That’s a bit more than simple conjecture.

 

 

Something is known when it’s validated by evidence and proof, and we regard it as true because of that. I’m not comfortable with the word ‘true’, I prefer factual, but I can work with it.

 

Facts are empirical bits of data that we use in order to form knowledge.

 

"Something is known when it’s validated by evidence and proof, and we regard it as true because of that."

 

This appears to be circular...it's known when it's validated by evidence and proof, and we know it because it's been validated by evidence and proof.

 

Knowledge is individual. You don't know something unless you can offer valid reasoning as to why you regard it as true.

 

Whoops, I was in a conference call while I was writing this. Knowledge is holding something true because it’s been validated by evidence and proof, is what I actually meant. And truth scientifically is only a point we can approximate.

 

 

Are you going metaphysical on me again? Philosophy on ‘perception as the basis for knowledge’ is largely mental masturbation, and I see no reason to flirt with it. We’ve established rules of logic, reason, and tools by which to objectively determine reality. If you want to apply those to confirm for yourself what is considered fact, then knock yourself out. If you want to undermine the basis for knowledge by using certain philosophical precepts, then that’s a weird road you’re going to have to explore on your own.

 

Where did I say that "perception is the basis for knowledge'?

You said “analyzing what we think we know” which is from that school of thought. It appears I misunderstood you.

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Clergicide, what if we substituted "opinion" for "belief"? Would you agree that people have various opinions, that these opinions possess varying degrees of epistemic certainty, that a true opinion, for the truth of which one can give a reasoned account (a justification), counts as knowledge?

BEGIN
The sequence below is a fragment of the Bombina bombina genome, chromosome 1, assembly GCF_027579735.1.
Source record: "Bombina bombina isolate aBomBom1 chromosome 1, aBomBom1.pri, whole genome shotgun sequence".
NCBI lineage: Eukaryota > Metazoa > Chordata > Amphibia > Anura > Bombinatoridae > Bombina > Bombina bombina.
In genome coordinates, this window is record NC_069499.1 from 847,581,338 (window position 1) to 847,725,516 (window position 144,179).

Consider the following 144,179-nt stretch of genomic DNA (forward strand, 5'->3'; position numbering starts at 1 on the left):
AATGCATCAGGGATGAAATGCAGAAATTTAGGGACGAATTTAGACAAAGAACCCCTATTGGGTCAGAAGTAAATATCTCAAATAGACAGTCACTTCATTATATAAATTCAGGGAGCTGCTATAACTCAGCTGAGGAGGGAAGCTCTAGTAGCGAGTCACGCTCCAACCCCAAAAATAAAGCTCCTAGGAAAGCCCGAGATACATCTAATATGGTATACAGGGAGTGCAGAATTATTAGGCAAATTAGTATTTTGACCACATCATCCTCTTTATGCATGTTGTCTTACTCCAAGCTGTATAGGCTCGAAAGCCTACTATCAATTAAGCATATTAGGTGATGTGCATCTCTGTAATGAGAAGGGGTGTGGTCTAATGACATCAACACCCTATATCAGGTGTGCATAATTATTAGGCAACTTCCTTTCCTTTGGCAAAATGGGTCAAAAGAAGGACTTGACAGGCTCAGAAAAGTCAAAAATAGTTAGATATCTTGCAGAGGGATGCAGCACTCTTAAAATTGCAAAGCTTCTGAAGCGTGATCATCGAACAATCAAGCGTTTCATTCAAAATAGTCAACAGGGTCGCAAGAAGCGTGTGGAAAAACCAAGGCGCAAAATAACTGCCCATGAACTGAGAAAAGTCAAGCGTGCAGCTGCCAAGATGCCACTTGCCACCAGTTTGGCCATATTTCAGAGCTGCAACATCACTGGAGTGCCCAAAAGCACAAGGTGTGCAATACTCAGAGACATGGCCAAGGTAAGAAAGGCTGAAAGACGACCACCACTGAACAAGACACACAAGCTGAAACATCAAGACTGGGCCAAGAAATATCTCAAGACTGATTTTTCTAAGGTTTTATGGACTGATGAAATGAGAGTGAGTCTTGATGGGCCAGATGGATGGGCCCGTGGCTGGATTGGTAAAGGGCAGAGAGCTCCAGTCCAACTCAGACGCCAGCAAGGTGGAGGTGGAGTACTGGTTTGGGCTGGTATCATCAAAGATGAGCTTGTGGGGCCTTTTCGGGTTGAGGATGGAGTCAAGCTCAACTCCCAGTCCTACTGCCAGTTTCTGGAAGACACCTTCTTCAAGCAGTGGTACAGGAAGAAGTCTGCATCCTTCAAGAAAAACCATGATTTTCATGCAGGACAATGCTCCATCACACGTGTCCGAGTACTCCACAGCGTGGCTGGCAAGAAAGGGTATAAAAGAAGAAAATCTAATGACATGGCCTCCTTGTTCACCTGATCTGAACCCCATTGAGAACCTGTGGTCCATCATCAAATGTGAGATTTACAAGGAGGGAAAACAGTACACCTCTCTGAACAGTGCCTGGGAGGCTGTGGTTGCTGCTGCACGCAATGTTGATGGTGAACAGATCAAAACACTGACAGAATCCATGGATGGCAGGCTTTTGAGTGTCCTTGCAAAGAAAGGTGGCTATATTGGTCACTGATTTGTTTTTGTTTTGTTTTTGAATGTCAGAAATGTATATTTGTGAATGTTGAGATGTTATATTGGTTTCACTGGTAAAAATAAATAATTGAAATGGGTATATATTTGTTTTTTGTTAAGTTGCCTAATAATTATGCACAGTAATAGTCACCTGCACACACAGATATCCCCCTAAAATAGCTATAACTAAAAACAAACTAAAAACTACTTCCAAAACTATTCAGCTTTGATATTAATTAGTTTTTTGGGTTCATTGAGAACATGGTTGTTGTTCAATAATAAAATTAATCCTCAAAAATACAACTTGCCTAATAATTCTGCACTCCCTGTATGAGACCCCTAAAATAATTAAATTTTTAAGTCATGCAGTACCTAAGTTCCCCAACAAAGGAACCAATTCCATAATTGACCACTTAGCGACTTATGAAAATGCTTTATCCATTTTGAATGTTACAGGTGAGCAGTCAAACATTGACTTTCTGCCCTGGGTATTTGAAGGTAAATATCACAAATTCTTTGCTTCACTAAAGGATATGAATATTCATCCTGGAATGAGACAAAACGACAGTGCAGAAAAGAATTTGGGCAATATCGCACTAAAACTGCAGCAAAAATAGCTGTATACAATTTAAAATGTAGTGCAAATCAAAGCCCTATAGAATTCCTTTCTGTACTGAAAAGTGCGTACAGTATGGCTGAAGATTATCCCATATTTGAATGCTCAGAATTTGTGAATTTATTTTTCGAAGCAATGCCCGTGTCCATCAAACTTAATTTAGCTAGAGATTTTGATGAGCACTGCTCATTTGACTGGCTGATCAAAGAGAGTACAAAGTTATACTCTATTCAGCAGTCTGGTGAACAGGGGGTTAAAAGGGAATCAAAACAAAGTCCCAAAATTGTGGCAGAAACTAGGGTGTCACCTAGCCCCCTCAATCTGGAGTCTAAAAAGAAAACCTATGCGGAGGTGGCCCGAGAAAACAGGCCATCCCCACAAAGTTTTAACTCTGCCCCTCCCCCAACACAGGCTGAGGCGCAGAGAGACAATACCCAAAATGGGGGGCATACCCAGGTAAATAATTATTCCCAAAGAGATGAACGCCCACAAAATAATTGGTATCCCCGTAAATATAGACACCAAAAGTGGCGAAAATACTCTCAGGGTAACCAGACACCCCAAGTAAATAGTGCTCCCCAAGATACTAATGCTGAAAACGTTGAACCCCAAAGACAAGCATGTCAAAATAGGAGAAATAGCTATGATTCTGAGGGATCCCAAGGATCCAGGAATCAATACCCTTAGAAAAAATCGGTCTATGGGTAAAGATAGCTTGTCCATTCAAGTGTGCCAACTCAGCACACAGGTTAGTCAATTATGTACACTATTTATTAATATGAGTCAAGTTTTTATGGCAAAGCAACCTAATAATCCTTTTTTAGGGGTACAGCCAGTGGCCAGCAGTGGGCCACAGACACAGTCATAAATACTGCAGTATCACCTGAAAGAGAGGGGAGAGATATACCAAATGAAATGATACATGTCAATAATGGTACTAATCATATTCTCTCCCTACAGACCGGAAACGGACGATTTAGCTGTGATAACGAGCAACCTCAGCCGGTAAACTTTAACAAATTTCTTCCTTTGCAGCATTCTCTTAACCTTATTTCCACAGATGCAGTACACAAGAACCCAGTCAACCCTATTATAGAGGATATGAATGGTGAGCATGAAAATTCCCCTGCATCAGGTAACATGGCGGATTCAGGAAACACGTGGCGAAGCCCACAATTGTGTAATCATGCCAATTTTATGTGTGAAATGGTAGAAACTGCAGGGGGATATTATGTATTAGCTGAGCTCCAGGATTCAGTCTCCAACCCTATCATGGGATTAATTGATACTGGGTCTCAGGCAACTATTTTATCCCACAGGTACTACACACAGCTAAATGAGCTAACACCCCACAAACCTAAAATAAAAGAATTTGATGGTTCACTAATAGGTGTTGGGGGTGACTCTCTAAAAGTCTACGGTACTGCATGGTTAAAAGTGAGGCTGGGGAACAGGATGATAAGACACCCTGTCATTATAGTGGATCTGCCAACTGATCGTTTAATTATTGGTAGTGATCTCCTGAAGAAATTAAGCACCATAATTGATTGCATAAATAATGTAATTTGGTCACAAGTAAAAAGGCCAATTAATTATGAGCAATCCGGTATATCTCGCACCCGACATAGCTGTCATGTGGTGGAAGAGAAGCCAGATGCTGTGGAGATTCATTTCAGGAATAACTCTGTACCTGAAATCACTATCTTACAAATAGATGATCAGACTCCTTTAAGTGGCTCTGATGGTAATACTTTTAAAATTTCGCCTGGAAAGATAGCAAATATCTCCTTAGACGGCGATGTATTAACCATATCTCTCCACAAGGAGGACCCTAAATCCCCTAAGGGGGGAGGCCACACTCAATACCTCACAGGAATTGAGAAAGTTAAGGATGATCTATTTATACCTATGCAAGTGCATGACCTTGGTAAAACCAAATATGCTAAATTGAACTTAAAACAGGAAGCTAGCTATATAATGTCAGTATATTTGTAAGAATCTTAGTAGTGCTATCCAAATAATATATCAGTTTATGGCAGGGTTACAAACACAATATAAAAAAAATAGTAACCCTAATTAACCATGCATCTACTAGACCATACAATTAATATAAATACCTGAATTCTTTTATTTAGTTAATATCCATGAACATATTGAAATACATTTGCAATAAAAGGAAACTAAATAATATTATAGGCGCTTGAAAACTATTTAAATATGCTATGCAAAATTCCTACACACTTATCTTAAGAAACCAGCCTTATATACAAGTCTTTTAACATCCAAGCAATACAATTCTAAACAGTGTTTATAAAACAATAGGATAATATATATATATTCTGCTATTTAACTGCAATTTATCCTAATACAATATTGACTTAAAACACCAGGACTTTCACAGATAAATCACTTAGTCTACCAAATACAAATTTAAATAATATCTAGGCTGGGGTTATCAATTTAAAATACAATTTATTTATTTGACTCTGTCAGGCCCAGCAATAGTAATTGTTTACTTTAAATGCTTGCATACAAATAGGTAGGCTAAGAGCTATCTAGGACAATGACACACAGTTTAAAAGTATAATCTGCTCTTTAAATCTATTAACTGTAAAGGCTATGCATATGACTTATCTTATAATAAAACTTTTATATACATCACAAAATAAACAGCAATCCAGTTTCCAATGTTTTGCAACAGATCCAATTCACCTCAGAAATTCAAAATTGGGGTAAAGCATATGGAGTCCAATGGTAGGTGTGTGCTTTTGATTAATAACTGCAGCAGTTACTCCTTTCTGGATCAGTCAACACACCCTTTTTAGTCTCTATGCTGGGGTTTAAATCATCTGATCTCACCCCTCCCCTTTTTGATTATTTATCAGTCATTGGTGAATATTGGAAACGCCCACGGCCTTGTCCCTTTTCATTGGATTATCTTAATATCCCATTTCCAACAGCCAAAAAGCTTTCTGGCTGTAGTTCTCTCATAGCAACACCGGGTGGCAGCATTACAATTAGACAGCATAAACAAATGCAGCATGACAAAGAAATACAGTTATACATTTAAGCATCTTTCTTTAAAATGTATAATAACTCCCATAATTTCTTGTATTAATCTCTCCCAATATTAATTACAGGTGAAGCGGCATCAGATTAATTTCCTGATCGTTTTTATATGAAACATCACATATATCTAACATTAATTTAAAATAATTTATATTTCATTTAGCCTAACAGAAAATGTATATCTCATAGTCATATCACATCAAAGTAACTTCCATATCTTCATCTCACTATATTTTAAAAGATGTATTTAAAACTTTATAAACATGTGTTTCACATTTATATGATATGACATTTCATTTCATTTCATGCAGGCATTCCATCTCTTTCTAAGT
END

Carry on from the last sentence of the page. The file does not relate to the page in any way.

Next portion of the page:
People who work on ancient Greek philosophy tend to translate the word "doxa" sometimes as opinion, sometimes as belief. The Theaetetus is a famous discussion of what we mean by knowledge. No definition finally wins the day, but the closest we get is "justified true belief." You can translate that also as "justified true opinion."

 

Socrates' general method in the putative early dialogues of Plato is to get his interlocutor to examine whether the interlocutor's system of beliefs or opinions is coherent. In every case, it's not. So the interlocutor knows that one or more of his own beliefs/opinions must be false. A belief or opinion that stands up under repeated investigation and scrutiny, like Socrates' belief that it's better to suffer injustice than to inflict injustice, comes the closest to knowledge of anything Socrates is willing to admit. I say this to draw a distinction between belief/opinion and knowledge, not necessarily to agree with the views about suffering that Plato attributes to Socrates.

 

The point I'm making is that Asimov has to be right about belief, faith and knowledge. I think you have to distinguish between belief/opinion and faith. otherwise, it becomes hard to give an account of what happens when some piece of our thought set becomes qualified to be held as knowledge.

 

Augustine says things like the atheist has faith, too, as for example when he sits down and has faith that the chair will support him and not collapse. I say that this is not an example of the theological virtue of faith; it's an example of belief/opinion, and of a pretty strong opinion, I may add. Augustine and Christians like him fall into an equivocation fallacy when they trot out examples of strongly supported opinions like this and claim they are examples of what they mean by faith.

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Clergicide, what if we substituted "opinion" for "belief"? Would you agree that people have various opinions, that these opinions possess varying degrees of epistemic certainty, that a true opinion, for the truth of which one can give a reasoned account (a justification), counts as knowledge?

 

People who work on ancient Greek philosophy tend to translate the word "doxa" sometimes as opinion, sometimes as belief. The Theaetetus is a famous discussion of what we mean by knowledge. No definition finally wins the day, but the closest we get is "justified true belief." You can translate that also as "justified true opinion."